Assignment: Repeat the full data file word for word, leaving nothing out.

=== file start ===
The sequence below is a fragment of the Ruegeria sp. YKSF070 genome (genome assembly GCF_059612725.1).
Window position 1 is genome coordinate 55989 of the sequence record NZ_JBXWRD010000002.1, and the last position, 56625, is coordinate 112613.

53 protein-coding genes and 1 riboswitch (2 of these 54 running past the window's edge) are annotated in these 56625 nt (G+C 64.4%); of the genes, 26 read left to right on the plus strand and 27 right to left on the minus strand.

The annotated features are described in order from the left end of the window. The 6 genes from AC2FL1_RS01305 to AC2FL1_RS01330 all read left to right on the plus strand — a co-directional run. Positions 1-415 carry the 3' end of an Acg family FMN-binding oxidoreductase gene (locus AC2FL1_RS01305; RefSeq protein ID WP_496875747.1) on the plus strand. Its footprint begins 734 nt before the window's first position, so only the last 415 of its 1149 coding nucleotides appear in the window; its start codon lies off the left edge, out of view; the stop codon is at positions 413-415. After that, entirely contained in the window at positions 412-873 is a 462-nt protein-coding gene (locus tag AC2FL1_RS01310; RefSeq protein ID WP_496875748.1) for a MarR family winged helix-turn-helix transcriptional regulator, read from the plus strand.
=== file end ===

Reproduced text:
The sequence below is a fragment of the Ruegeria sp. YKSF070 genome (genome assembly GCF_059612725.1).
Window position 1 is genome coordinate 55989 of the sequence record NZ_JBXWRD010000002.1, and the last position, 56625, is coordinate 112613.

53 protein-coding genes and 1 riboswitch (2 of these 54 running past the window's edge) are annotated in these 56625 nt (G+C 64.4%); of the genes, 26 read left to right on the plus strand and 27 right to left on the minus strand.

The annotated features are described in order from the left end of the window. The 6 genes from AC2FL1_RS01305 to AC2FL1_RS01330 all read left to right on the plus strand — a co-directional run. Positions 1-415 carry the 3' end of an Acg family FMN-binding oxidoreductase gene (locus AC2FL1_RS01305; RefSeq protein ID WP_496875747.1) on the plus strand. Its footprint begins 734 nt before the window's first position, so only the last 415 of its 1149 coding nucleotides appear in the window; its start codon lies off the left edge, out of view; the stop codon is at positions 413-415. After that, entirely contained in the window at positions 412-873 is a 462-nt protein-coding gene (locus tag AC2FL1_RS01310; RefSeq protein ID WP_496875748.1) for a MarR family winged helix-turn-helix transcriptional regulator, read from the plus strand.